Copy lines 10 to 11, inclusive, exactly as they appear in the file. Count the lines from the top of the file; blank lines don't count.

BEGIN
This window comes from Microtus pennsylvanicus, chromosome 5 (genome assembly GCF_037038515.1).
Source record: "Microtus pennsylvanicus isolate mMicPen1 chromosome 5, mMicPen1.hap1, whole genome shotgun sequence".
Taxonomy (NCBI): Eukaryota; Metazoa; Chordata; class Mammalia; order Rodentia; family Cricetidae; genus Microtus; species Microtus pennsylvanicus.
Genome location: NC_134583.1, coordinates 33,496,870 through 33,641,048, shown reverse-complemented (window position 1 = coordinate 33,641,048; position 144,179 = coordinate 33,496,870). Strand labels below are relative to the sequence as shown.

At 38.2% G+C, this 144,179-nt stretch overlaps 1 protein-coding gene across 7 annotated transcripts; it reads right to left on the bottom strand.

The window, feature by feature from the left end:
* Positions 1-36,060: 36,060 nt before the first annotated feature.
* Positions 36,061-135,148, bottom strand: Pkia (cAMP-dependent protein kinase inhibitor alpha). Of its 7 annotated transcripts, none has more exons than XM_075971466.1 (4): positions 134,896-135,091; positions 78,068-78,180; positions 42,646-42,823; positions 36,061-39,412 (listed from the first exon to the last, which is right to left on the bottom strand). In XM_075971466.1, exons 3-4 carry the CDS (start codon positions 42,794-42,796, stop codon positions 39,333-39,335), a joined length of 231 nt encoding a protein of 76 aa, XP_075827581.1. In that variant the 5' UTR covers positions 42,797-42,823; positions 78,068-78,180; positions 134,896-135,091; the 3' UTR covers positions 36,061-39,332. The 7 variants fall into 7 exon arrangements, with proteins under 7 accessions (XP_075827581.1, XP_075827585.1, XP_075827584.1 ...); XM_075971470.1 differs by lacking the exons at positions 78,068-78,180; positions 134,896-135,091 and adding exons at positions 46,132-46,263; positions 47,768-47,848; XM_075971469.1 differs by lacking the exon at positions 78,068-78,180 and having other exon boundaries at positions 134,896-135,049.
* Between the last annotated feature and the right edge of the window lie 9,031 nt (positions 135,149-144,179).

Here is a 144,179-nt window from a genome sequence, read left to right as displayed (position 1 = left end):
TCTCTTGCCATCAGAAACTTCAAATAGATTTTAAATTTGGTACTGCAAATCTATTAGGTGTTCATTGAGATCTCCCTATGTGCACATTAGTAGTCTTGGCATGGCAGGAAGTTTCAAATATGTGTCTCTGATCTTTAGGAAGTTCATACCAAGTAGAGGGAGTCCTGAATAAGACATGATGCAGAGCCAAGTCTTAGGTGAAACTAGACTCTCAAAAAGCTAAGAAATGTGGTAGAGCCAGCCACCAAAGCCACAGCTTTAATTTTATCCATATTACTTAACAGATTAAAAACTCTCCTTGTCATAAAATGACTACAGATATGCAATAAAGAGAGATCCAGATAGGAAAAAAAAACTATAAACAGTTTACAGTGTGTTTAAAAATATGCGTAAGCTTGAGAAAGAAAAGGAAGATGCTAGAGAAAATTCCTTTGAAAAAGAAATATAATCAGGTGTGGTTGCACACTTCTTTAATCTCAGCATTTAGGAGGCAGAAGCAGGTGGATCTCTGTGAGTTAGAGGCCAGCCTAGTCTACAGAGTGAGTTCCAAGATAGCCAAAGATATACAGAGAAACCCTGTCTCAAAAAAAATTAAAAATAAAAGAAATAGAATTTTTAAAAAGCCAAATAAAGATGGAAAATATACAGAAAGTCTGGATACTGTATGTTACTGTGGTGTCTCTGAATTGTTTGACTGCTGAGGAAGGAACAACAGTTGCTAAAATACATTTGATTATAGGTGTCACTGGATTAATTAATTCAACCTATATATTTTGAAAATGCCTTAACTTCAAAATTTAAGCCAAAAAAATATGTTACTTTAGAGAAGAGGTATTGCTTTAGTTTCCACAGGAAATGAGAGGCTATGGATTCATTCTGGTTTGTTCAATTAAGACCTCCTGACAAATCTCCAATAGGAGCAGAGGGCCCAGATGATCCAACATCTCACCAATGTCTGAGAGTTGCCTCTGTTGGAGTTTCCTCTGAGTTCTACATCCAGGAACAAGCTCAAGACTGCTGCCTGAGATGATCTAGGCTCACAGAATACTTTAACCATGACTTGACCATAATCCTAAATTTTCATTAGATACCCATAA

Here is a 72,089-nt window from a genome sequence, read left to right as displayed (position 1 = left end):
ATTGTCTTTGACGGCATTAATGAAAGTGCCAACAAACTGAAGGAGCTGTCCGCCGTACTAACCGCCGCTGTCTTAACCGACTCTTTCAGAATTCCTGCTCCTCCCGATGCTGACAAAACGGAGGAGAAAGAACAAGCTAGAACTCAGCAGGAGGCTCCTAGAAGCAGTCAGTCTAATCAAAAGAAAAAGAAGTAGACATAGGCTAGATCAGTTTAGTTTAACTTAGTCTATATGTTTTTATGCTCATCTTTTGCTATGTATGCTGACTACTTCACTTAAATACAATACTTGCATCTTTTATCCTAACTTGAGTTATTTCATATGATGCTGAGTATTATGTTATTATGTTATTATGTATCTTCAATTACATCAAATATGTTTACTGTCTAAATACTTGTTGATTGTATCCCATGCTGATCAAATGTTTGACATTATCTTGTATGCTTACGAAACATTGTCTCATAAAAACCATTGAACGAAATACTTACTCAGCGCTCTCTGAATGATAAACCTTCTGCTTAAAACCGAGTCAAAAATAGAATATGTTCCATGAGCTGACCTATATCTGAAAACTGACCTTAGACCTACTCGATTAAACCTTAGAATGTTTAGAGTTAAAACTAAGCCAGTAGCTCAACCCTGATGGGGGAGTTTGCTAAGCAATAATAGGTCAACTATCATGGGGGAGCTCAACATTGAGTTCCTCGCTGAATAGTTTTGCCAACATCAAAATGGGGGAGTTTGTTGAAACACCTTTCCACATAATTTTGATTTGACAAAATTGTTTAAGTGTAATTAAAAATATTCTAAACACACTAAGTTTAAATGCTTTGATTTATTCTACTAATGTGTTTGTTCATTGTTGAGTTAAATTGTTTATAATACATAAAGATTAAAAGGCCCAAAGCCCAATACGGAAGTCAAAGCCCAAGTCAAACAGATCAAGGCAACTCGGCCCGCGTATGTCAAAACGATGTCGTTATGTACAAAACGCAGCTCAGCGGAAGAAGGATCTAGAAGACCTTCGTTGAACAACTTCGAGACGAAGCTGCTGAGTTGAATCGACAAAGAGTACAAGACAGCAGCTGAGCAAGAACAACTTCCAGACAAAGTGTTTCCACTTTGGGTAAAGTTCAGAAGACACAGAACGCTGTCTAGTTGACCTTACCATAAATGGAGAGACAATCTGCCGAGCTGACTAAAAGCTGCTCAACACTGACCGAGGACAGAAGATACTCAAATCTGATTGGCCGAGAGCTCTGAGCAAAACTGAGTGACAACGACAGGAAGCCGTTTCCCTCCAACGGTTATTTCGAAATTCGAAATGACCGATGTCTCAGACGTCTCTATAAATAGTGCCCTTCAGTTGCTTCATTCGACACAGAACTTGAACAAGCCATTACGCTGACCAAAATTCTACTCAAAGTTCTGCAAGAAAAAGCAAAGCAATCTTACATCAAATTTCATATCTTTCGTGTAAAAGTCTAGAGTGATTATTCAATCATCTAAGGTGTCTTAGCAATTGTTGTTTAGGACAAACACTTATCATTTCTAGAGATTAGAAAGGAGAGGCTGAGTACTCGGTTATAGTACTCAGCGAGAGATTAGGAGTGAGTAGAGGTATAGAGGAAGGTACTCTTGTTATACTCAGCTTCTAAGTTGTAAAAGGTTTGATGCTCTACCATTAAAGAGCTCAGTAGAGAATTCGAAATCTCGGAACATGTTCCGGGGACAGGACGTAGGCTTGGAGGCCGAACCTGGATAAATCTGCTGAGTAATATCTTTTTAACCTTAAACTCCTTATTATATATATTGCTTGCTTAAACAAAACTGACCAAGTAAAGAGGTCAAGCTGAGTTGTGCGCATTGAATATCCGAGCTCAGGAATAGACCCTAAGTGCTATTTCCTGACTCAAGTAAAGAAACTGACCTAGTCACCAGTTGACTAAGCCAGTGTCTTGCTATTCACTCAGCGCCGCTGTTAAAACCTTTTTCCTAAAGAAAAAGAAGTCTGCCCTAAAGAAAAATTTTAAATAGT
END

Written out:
Here is a 144,179-nt window from a genome sequence, read left to right as displayed (position 1 = left end):
TCTCTTGCCATCAGAAACTTCAAATAGATTTTAAATTTGGTACTGCAAATCTATTAGGTGTTCATTGAGATCTCCCTATGTGCACATTAGTAGTCTTGGCATGGCAGGAAGTTTCAAATATGTGTCTCTGATCTTTAGGAAGTTCATACCAAGTAGAGGGAGTCCTGAATAAGACATGATGCAGAGCCAAGTCTTAGGTGAAACTAGACTCTCAAAAAGCTAAGAAATGTGGTAGAGCCAGCCACCAAAGCCACAGCTTTAATTTTATCCATATTACTTAACAGATTAAAAACTCTCCTTGTCATAAAATGACTACAGATATGCAATAAAGAGAGATCCAGATAGGAAAAAAAAACTATAAACAGTTTACAGTGTGTTTAAAAATATGCGTAAGCTTGAGAAAGAAAAGGAAGATGCTAGAGAAAATTCCTTTGAAAAAGAAATATAATCAGGTGTGGTTGCACACTTCTTTAATCTCAGCATTTAGGAGGCAGAAGCAGGTGGATCTCTGTGAGTTAGAGGCCAGCCTAGTCTACAGAGTGAGTTCCAAGATAGCCAAAGATATACAGAGAAACCCTGTCTCAAAAAAAATTAAAAATAAAAGAAATAGAATTTTTAAAAAGCCAAATAAAGATGGAAAATATACAGAAAGTCTGGATACTGTATGTTACTGTGGTGTCTCTGAATTGTTTGACTGCTGAGGAAGGAACAACAGTTGCTAAAATACATTTGATTATAGGTGTCACTGGATTAATTAATTCAACCTATATATTTTGAAAATGCCTTAACTTCAAAATTTAAGCCAAAAAAATATGTTACTTTAGAGAAGAGGTATTGCTTTAGTTTCCACAGGAAATGAGAGGCTATGGATTCATTCTGGTTTGTTCAATTAAGACCTCCTGACAAATCTCCAATAGGAGCAGAGGGCCCAGATGATCCAACATCTCACCAATGTCTGAGAGTTGCCTCTGTTGGAGTTTCCTCTGAGTTCTACATCCAGGAACAAGCTCAAGACTGCTGCCTGAGATGATCTAGGCTCACAGAATACTTTAACCATGACTTGACCATAATCCTAAATTTTCATTAGATACCCATAA